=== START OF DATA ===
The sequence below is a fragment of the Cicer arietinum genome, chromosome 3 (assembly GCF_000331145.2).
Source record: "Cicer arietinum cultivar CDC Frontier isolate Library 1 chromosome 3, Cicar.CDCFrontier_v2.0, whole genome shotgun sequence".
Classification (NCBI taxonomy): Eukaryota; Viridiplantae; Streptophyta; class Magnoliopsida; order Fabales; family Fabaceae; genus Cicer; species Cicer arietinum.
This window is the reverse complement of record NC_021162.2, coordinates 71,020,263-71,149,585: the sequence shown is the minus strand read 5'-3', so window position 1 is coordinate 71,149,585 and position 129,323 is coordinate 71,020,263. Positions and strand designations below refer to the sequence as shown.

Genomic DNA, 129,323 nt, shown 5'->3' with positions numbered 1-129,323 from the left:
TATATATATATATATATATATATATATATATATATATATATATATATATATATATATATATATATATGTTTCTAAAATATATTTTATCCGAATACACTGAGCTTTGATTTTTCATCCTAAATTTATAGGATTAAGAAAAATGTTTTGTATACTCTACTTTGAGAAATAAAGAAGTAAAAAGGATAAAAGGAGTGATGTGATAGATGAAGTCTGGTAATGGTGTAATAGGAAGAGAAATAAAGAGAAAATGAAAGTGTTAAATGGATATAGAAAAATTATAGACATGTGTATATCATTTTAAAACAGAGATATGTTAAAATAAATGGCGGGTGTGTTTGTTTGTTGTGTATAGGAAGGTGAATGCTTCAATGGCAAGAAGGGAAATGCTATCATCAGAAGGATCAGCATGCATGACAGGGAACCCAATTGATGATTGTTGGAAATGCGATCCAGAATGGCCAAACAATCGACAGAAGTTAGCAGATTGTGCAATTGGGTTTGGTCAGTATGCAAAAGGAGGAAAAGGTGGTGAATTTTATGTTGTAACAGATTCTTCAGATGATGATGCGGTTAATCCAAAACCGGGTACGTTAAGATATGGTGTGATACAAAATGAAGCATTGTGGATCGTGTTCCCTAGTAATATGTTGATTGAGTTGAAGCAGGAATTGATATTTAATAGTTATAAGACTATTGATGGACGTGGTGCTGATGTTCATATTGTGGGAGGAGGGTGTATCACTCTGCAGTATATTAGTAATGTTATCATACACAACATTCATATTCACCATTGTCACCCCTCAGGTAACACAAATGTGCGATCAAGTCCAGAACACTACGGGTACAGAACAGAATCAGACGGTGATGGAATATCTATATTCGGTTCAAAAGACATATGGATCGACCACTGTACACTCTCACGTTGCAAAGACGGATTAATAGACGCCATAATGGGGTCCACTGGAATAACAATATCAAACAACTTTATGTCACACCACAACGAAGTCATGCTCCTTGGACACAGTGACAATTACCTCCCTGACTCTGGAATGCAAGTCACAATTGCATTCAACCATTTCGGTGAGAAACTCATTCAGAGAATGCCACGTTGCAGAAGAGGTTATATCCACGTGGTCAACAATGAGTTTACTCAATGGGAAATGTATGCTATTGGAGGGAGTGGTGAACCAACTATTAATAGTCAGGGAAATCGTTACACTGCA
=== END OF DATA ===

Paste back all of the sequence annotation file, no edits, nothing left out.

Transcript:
The sequence below is a fragment of the Cicer arietinum genome, chromosome 3 (assembly GCF_000331145.2).
Source record: "Cicer arietinum cultivar CDC Frontier isolate Library 1 chromosome 3, Cicar.CDCFrontier_v2.0, whole genome shotgun sequence".
Classification (NCBI taxonomy): Eukaryota; Viridiplantae; Streptophyta; class Magnoliopsida; order Fabales; family Fabaceae; genus Cicer; species Cicer arietinum.
This window is the reverse complement of record NC_021162.2, coordinates 71,020,263-71,149,585: the sequence shown is the minus strand read 5'-3', so window position 1 is coordinate 71,149,585 and position 129,323 is coordinate 71,020,263. Positions and strand designations below refer to the sequence as shown.

Genomic DNA, 129,323 nt, shown 5'->3' with positions numbered 1-129,323 from the left:
TATATATATATATATATATATATATATATATATATATATATATATATATATATATATATATATATATGTTTCTAAAATATATTTTATCCGAATACACTGAGCTTTGATTTTTCATCCTAAATTTATAGGATTAAGAAAAATGTTTTGTATACTCTACTTTGAGAAATAAAGAAGTAAAAAGGATAAAAGGAGTGATGTGATAGATGAAGTCTGGTAATGGTGTAATAGGAAGAGAAATAAAGAGAAAATGAAAGTGTTAAATGGATATAGAAAAATTATAGACATGTGTATATCATTTTAAAACAGAGATATGTTAAAATAAATGGCGGGTGTGTTTGTTTGTTGTGTATAGGAAGGTGAATGCTTCAATGGCAAGAAGGGAAATGCTATCATCAGAAGGATCAGCATGCATGACAGGGAACCCAATTGATGATTGTTGGAAATGCGATCCAGAATGGCCAAACAATCGACAGAAGTTAGCAGATTGTGCAATTGGGTTTGGTCAGTATGCAAAAGGAGGAAAAGGTGGTGAATTTTATGTTGTAACAGATTCTTCAGATGATGATGCGGTTAATCCAAAACCGGGTACGTTAAGATATGGTGTGATACAAAATGAAGCATTGTGGATCGTGTTCCCTAGTAATATGTTGATTGAGTTGAAGCAGGAATTGATATTTAATAGTTATAAGACTATTGATGGACGTGGTGCTGATGTTCATATTGTGGGAGGAGGGTGTATCACTCTGCAGTATATTAGTAATGTTATCATACACAACATTCATATTCACCATTGTCACCCCTCAGGTAACACAAATGTGCGATCAAGTCCAGAACACTACGGGTACAGAACAGAATCAGACGGTGATGGAATATCTATATTCGGTTCAAAAGACATATGGATCGACCACTGTACACTCTCACGTTGCAAAGACGGATTAATAGACGCCATAATGGGGTCCACTGGAATAACAATATCAAACAACTTTATGTCACACCACAACGAAGTCATGCTCCTTGGACACAGTGACAATTACCTCCCTGACTCTGGAATGCAAGTCACAATTGCATTCAACCATTTCGGTGAGAAACTCATTCAGAGAATGCCACGTTGCAGAAGAGGTTATATCCACGTGGTCAACAATGAGTTTACTCAATGGGAAATGTATGCTATTGGAGGGAGTGGTGAACCAACTATTAATAGTCAGGGAAATCGTTACACTGCA